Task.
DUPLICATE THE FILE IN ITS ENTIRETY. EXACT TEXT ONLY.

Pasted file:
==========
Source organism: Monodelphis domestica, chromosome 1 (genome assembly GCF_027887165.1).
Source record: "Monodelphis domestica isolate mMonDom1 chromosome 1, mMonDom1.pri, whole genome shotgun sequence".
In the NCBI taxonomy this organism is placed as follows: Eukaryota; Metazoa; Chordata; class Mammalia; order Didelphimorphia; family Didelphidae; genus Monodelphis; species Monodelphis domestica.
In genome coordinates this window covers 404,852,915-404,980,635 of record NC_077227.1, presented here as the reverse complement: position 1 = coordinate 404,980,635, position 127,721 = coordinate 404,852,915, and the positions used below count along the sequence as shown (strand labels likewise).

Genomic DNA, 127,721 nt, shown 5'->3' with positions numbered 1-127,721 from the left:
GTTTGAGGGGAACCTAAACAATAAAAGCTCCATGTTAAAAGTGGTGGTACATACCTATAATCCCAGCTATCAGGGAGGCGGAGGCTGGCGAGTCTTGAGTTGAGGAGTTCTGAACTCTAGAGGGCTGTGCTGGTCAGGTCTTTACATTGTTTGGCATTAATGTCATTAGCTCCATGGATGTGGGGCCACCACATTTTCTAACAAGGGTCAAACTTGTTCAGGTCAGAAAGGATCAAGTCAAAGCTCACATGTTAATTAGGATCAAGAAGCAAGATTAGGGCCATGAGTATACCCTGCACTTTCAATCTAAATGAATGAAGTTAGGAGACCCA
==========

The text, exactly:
Source organism: Monodelphis domestica, chromosome 1 (genome assembly GCF_027887165.1).
Source record: "Monodelphis domestica isolate mMonDom1 chromosome 1, mMonDom1.pri, whole genome shotgun sequence".
In the NCBI taxonomy this organism is placed as follows: Eukaryota; Metazoa; Chordata; class Mammalia; order Didelphimorphia; family Didelphidae; genus Monodelphis; species Monodelphis domestica.
In genome coordinates this window covers 404,852,915-404,980,635 of record NC_077227.1, presented here as the reverse complement: position 1 = coordinate 404,980,635, position 127,721 = coordinate 404,852,915, and the positions used below count along the sequence as shown (strand labels likewise).

Genomic DNA, 127,721 nt, shown 5'->3' with positions numbered 1-127,721 from the left:
GTTTGAGGGGAACCTAAACAATAAAAGCTCCATGTTAAAAGTGGTGGTACATACCTATAATCCCAGCTATCAGGGAGGCGGAGGCTGGCGAGTCTTGAGTTGAGGAGTTCTGAACTCTAGAGGGCTGTGCTGGTCAGGTCTTTACATTGTTTGGCATTAATGTCATTAGCTCCATGGATGTGGGGCCACCACATTTTCTAACAAGGGTCAAACTTGTTCAGGTCAGAAAGGATCAAGTCAAAGCTCACATGTTAATTAGGATCAAGAAGCAAGATTAGGGCCATGAGTATACCCTGCACTTTCAATCTAAATGAATGAAGTTAGGAGACCCA